The allure to look beyond the 2015 season is understandable given the Browns' circumstances, but that's not how Kevin O'Connell is wired.
The way the first-year Browns quarterback coach sees it, there's too much on his and Duke Johnson Jr.'s plate heading into Cleveland's Nov. 30, Monday night game against the Ravens to waste a second on what Manziel's promotion to starting quarterback means for 2016.
"The way we handle this position and these guy prepare on the daily basis, it really is about the million little things," O'Connell said Wednesday. "You have to find the focus to attack because you never know what is going to be the play that produces a win for us. At this position right now in our offense, we are expecting a lot out of the quarterback position. For me to look big picture and for him to look big picture right now would be a mistake."
O'Connell brought it right back to the present after Wednesday's practice, the Browns' last before a five-day weekend. He wanted Manziel to focus on every repetition, every throw, every opportunity to improve from his best performance yet as an NFL quarterback Sunday at Pittsburgh.
That sort of mindset was pivotal in the early moments of Cleveland's loss to the Steelers, O'Connell said.
On his first snap of the game, Manziel dropped back, cocked his arm back and saw the ball slip out of his grip before he completed his follow-through. Fumble.
Faced with a third-and-long on the third play of his next possession, Manziel rolled out of the pocket, located Travis Benjamin and completed a long pass that went even longer because of Benjamin's run after the catch for a 61-yard gain.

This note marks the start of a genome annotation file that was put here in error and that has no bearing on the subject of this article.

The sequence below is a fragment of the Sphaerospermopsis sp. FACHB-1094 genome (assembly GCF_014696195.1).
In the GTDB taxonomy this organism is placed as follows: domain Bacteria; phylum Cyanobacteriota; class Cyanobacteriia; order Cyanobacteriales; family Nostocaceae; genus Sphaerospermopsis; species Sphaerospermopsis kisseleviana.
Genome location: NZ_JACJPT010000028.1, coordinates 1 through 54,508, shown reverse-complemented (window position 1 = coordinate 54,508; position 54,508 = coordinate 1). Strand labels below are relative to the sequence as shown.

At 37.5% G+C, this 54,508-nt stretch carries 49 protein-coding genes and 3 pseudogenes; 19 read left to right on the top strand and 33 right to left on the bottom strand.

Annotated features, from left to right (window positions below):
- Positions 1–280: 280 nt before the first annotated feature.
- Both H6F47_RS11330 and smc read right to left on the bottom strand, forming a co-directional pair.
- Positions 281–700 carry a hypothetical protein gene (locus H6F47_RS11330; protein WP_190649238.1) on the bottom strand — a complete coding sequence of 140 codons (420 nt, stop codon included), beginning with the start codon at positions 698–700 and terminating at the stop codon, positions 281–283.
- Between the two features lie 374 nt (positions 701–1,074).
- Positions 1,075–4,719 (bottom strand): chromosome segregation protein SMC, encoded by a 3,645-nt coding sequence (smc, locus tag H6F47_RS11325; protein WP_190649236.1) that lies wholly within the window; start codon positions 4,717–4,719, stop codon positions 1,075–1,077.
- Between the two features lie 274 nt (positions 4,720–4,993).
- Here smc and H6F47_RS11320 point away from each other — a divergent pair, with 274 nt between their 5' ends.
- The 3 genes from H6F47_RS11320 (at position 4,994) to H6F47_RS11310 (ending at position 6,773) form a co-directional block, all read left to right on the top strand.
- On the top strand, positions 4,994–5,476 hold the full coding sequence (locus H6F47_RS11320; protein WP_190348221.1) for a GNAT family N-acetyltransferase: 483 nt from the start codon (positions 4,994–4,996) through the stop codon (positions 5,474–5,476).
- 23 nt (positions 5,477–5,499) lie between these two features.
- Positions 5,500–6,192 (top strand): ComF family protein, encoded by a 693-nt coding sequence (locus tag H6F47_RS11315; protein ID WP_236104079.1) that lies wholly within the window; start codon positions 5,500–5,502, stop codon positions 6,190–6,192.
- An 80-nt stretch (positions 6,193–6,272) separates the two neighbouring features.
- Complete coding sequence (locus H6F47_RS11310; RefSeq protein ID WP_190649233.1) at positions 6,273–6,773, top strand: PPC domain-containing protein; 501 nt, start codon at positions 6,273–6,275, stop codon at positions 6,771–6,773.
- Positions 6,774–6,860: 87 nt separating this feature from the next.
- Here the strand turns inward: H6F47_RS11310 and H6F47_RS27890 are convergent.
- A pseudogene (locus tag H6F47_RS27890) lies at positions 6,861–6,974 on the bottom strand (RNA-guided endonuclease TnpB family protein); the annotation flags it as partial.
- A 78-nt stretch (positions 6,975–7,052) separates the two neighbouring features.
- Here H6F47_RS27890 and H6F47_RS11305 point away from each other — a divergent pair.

"You can name the bricks that were stacked against him at that point," O'Connell said. "He finds a way to make a play and really has his best game as a pro. I was proud of the mental toughness that he showed to go along with what he did physically in that football game."
The biggest areas of improvement cited by Browns coach Mike Pettine and Manziel himself in the wake of the Steelers game were the throws and reads he made from within the pocket. Though Manziel and the Cleveland offense came up with the same amount of scoring plays -- one touchdown, one field goal -- as they did the previous game at Cincinnati, the production was far and away better against the Steelers. Manziel completed 33-of-45 passes for 372 yards and found success in all four quarters as opposed to the Bengals game, when he was completely shut down in the second half.
O'Connell said it's his job to make the position easier for Manziel, and emphasizing the easier throws from within the pocket and within the parameters of John DeFilippo's offense are a big reason why there was so much more production against the Steelers.
"If there is a completion to be had that can move the chains here, take it. If there is a sight adjustment or a hot route when teams are trying to pressure him that he can take away, he can allow his teammates to help him make plays," O'Connell said. "That will make the impactful plays like the run he had against Pittsburgh or some of the plays where he has gotten out of the pocket and really made impactful plays this season, they just carry a little bit more weight when they are the plays they come in spurts instead of six or seven, eight times in a row where we are trying to make that game-changing play in a row because you are just not going to be able to do it at this level."
The fine line comes with not coaching the special aspect of Manziel's game out of him. O'Connell said Manziel's had it his whole life and knows how a highlight-reel run like Manziel's 11-yard scramble against the Steelers can change a game and provide the quarterback with even more confidence than he carried into it.
"You watch him play early on and he has been able to do things like that," O'Connell said. "Trust me, we sit back sometimes and you rewind the tape a couple extra times when you see him make some of those plays."